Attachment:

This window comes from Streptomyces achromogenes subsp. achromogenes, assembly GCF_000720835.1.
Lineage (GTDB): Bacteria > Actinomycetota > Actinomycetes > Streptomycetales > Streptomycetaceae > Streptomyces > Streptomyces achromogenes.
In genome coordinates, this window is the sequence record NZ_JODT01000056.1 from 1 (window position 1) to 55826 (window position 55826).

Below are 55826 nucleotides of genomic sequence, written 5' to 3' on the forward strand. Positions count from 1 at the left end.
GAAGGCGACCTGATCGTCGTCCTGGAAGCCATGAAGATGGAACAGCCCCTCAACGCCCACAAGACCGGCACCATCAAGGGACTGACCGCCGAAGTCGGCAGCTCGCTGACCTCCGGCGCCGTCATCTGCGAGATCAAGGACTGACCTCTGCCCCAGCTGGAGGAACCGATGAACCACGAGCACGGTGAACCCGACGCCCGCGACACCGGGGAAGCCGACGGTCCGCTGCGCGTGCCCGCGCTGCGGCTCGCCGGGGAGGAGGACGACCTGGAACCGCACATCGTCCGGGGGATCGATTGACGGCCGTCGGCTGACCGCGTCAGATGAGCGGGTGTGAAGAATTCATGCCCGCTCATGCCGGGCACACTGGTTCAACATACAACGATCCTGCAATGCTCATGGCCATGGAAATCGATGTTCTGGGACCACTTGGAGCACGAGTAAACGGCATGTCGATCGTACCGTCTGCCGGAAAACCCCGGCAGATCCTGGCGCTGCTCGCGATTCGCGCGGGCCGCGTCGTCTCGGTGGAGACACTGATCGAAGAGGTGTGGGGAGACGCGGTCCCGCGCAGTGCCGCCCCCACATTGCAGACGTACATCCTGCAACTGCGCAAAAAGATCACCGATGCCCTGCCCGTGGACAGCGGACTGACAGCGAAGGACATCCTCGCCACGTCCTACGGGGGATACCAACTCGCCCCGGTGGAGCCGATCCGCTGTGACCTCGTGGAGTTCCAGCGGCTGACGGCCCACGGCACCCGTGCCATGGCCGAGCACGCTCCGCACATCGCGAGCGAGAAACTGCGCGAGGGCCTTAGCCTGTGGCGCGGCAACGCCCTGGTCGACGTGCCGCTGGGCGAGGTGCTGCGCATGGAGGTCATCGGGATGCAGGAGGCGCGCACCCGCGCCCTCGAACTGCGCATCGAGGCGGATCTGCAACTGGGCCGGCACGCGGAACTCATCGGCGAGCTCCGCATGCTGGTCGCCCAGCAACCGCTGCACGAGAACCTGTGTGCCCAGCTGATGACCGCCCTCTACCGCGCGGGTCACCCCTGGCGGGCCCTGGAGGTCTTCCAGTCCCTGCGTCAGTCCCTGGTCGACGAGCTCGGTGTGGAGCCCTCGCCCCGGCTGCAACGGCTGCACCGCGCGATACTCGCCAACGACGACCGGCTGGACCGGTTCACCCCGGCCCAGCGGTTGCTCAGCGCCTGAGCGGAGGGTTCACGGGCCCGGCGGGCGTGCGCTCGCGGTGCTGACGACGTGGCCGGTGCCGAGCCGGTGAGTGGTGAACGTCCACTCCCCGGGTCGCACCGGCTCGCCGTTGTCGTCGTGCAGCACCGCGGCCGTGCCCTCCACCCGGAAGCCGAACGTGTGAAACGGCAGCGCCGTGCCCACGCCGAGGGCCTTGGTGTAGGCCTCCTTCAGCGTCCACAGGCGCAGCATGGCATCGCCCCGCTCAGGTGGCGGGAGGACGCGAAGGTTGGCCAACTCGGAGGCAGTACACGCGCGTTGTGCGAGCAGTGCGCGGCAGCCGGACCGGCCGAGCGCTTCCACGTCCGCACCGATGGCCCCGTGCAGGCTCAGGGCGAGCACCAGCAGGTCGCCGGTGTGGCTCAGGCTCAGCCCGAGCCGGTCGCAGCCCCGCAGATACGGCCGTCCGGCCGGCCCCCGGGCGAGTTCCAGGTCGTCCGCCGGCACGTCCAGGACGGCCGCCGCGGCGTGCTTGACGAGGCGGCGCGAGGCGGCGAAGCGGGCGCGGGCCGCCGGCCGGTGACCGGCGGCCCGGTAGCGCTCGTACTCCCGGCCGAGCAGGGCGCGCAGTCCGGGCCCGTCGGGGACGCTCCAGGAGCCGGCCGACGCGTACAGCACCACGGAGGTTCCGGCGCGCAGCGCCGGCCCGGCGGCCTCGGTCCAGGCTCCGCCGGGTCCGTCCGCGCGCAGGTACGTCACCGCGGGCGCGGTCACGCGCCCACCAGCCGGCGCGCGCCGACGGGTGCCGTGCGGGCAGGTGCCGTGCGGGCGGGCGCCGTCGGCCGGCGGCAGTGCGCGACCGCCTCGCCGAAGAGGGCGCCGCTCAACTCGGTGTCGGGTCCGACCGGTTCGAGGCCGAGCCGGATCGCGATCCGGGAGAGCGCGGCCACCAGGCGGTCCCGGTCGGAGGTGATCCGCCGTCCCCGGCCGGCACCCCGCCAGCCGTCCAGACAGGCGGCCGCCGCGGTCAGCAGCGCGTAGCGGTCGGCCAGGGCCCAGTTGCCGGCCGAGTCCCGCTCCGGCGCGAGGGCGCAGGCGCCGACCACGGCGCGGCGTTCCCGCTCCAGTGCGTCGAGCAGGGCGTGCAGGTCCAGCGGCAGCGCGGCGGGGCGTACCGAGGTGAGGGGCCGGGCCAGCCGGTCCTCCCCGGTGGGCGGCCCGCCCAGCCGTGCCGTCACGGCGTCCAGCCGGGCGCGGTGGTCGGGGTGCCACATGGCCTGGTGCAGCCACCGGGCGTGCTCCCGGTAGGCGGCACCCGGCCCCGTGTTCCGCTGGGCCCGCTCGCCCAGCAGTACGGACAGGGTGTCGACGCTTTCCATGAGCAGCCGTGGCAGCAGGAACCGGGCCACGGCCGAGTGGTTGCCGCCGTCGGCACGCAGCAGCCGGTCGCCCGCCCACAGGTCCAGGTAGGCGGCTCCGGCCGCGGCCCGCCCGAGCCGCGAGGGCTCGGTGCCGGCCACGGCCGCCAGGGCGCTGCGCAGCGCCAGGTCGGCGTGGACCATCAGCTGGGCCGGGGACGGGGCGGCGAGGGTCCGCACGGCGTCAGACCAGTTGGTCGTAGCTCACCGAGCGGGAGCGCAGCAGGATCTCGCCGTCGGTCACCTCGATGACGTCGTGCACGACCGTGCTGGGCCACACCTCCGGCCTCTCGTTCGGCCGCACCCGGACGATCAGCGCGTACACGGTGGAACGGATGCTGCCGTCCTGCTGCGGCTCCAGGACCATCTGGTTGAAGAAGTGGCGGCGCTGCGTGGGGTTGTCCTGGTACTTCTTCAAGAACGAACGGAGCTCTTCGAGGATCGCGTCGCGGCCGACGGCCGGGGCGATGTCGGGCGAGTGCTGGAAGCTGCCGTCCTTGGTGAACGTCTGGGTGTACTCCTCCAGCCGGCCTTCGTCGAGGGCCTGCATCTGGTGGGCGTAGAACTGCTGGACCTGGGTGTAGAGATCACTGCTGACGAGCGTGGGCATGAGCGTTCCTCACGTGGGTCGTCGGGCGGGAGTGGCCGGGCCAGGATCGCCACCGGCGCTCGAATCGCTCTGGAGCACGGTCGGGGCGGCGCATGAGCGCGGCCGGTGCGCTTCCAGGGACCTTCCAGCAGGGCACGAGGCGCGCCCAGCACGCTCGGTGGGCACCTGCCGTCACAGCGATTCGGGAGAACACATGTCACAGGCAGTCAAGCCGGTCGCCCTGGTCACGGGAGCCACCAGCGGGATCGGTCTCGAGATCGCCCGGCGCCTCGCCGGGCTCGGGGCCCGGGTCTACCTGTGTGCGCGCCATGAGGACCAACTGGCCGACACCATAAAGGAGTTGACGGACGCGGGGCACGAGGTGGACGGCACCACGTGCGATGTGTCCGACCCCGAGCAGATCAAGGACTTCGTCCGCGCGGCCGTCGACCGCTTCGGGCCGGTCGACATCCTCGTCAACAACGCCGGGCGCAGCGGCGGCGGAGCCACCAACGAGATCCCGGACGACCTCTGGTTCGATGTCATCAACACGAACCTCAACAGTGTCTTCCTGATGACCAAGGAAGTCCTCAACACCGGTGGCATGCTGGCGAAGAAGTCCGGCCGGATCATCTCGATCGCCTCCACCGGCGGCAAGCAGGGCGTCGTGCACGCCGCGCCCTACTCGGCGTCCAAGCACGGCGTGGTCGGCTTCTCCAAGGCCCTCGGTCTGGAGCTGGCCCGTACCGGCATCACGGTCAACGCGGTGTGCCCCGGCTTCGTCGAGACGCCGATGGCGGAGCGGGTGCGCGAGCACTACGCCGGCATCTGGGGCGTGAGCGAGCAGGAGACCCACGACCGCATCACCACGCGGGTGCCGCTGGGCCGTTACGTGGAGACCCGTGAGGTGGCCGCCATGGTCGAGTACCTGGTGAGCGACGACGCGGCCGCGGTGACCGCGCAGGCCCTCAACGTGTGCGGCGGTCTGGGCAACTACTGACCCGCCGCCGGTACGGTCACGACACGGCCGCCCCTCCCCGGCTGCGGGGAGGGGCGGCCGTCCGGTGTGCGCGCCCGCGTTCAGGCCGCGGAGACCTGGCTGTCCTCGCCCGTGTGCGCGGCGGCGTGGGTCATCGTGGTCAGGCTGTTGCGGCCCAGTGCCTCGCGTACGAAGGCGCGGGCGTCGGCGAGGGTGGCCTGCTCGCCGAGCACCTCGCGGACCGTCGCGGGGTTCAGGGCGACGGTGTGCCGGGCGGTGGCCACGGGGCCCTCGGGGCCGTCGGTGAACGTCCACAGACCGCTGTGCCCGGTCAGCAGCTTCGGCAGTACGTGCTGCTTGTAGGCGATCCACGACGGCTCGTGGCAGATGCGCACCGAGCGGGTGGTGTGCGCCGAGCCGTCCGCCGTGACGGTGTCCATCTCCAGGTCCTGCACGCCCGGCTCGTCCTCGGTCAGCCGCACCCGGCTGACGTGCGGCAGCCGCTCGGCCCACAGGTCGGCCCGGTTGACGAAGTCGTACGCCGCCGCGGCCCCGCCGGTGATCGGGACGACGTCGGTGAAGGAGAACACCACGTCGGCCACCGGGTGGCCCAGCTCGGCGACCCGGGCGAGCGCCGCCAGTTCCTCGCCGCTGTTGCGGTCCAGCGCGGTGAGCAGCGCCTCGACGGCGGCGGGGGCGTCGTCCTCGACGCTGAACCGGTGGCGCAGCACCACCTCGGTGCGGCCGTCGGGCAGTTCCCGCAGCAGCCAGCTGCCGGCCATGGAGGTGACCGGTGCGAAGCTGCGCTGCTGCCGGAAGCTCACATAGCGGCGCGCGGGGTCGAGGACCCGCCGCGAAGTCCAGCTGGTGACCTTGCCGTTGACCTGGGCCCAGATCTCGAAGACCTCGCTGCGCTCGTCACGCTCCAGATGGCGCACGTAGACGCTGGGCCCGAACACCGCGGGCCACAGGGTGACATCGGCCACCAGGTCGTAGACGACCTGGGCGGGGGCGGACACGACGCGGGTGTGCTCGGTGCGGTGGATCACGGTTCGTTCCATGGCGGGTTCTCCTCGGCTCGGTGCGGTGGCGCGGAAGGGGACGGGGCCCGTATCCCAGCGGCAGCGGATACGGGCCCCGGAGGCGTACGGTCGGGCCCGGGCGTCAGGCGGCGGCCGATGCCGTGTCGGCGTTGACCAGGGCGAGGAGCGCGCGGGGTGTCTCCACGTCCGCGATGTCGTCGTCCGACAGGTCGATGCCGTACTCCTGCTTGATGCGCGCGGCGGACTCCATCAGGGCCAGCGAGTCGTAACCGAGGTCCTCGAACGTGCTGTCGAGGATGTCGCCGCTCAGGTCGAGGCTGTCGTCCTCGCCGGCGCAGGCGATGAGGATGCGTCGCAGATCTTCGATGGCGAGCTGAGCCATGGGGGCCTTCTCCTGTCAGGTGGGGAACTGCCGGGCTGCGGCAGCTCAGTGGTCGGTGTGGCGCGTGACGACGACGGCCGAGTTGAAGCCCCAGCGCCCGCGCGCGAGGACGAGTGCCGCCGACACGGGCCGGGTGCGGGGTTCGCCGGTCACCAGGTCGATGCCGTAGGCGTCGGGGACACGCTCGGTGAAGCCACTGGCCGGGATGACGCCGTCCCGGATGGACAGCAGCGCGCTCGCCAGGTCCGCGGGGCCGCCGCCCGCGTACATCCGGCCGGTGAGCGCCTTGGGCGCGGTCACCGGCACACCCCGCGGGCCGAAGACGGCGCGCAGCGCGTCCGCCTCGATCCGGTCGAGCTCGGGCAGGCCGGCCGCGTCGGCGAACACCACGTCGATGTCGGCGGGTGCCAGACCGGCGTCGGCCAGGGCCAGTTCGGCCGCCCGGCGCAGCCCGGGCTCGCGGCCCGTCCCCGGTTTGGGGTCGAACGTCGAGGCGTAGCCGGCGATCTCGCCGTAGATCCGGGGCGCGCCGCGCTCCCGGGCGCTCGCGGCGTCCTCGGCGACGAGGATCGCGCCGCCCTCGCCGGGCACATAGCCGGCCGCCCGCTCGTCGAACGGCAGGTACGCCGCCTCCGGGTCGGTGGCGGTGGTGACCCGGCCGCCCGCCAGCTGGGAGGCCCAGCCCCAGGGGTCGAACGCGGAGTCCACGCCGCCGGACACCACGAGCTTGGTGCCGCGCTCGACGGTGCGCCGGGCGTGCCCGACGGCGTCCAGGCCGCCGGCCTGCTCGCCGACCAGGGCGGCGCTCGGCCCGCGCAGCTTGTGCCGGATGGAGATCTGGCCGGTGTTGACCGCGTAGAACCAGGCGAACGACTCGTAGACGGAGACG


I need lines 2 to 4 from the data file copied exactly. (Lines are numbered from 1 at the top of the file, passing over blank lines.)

Lineage (GTDB): Bacteria > Actinomycetota > Actinomycetes > Streptomycetales > Streptomycetaceae > Streptomyces > Streptomyces achromogenes.
In genome coordinates, this window is the sequence record NZ_JODT01000056.1 from 1 (window position 1) to 55826 (window position 55826).

Below are 55826 nucleotides of genomic sequence, written 5' to 3' on the forward strand. Positions count from 1 at the left end.